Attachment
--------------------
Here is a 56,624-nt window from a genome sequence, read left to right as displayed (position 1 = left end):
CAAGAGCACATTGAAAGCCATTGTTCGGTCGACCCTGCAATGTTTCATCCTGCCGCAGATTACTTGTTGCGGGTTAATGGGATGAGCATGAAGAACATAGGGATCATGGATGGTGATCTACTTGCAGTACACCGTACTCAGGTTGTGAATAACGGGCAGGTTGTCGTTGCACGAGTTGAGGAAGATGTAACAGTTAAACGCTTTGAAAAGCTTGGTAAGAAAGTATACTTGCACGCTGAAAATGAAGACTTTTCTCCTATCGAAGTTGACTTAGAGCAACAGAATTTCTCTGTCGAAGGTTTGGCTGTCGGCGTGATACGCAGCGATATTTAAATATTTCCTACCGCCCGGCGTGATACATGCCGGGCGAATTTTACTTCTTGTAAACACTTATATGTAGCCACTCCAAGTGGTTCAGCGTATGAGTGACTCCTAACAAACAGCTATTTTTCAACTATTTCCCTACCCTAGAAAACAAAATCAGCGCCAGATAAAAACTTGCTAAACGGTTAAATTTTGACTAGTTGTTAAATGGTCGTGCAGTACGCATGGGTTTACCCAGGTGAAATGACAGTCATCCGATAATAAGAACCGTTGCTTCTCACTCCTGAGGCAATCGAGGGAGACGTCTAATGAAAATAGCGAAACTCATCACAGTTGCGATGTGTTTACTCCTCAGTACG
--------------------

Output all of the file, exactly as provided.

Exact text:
Here is a 56,624-nt window from a genome sequence, read left to right as displayed (position 1 = left end):
CAAGAGCACATTGAAAGCCATTGTTCGGTCGACCCTGCAATGTTTCATCCTGCCGCAGATTACTTGTTGCGGGTTAATGGGATGAGCATGAAGAACATAGGGATCATGGATGGTGATCTACTTGCAGTACACCGTACTCAGGTTGTGAATAACGGGCAGGTTGTCGTTGCACGAGTTGAGGAAGATGTAACAGTTAAACGCTTTGAAAAGCTTGGTAAGAAAGTATACTTGCACGCTGAAAATGAAGACTTTTCTCCTATCGAAGTTGACTTAGAGCAACAGAATTTCTCTGTCGAAGGTTTGGCTGTCGGCGTGATACGCAGCGATATTTAAATATTTCCTACCGCCCGGCGTGATACATGCCGGGCGAATTTTACTTCTTGTAAACACTTATATGTAGCCACTCCAAGTGGTTCAGCGTATGAGTGACTCCTAACAAACAGCTATTTTTCAACTATTTCCCTACCCTAGAAAACAAAATCAGCGCCAGATAAAAACTTGCTAAACGGTTAAATTTTGACTAGTTGTTAAATGGTCGTGCAGTACGCATGGGTTTACCCAGGTGAAATGACAGTCATCCGATAATAAGAACCGTTGCTTCTCACTCCTGAGGCAATCGAGGGAGACGTCTAATGAAAATAGCGAAACTCATCACAGTTGCGATGTGTTTACTCCTCAGTACG